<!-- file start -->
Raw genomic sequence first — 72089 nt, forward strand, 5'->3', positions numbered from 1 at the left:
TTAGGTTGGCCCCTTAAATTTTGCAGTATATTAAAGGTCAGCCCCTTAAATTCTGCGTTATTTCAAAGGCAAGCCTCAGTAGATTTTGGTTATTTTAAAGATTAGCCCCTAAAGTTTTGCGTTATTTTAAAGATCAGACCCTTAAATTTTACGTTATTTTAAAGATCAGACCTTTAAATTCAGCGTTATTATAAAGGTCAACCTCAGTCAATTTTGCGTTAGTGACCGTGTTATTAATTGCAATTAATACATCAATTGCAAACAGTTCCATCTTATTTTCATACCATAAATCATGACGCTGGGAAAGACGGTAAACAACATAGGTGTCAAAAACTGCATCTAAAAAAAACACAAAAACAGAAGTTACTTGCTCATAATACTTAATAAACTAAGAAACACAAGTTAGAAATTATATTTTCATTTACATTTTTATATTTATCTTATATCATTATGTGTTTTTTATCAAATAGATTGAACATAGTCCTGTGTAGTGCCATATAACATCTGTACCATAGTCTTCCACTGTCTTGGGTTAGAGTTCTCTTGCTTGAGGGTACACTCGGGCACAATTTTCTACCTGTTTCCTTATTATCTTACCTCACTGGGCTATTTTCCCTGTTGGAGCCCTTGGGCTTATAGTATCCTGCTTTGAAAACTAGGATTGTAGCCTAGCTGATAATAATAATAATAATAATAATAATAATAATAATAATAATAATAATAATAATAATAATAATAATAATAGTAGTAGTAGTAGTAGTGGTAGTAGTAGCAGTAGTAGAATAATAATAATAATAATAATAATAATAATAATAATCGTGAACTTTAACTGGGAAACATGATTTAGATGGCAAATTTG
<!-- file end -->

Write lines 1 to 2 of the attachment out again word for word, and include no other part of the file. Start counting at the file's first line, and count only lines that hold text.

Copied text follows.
Raw genomic sequence first — 72089 nt, forward strand, 5'->3', positions numbered from 1 at the left:
TTAGGTTGGCCCCTTAAATTTTGCAGTATATTAAAGGTCAGCCCCTTAAATTCTGCGTTATTTCAAAGGCAAGCCTCAGTAGATTTTGGTTATTTTAAAGATTAGCCCCTAAAGTTTTGCGTTATTTTAAAGATCAGACCCTTAAATTTTACGTTATTTTAAAGATCAGACCTTTAAATTCAGCGTTATTATAAAGGTCAACCTCAGTCAATTTTGCGTTAGTGACCGTGTTATTAATTGCAATTAATACATCAATTGCAAACAGTTCCATCTTATTTTCATACCATAAATCATGACGCTGGGAAAGACGGTAAACAACATAGGTGTCAAAAACTGCATCTAAAAAAAACACAAAAACAGAAGTTACTTGCTCATAATACTTAATAAACTAAGAAACACAAGTTAGAAATTATATTTTCATTTACATTTTTATATTTATCTTATATCATTATGTGTTTTTTATCAAATAGATTGAACATAGTCCTGTGTAGTGCCATATAACATCTGTACCATAGTCTTCCACTGTCTTGGGTTAGAGTTCTCTTGCTTGAGGGTACACTCGGGCACAATTTTCTACCTGTTTCCTTATTATCTTACCTCACTGGGCTATTTTCCCTGTTGGAGCCCTTGGGCTTATAGTATCCTGCTTTGAAAACTAGGATTGTAGCCTAGCTGATAATAATAATAATAATAATAATAATAATAATAATAATAATAATAATAATAATAATAATAATAATAATAGTAGTAGTAGTAGTAGTGGTAGTAGTAGCAGTAGTAGAATAATAATAATAATAATAATAATAATAATAATAATCGTGAACTTTAACTGGGAAACATGATTTAGATGGCAAATTTG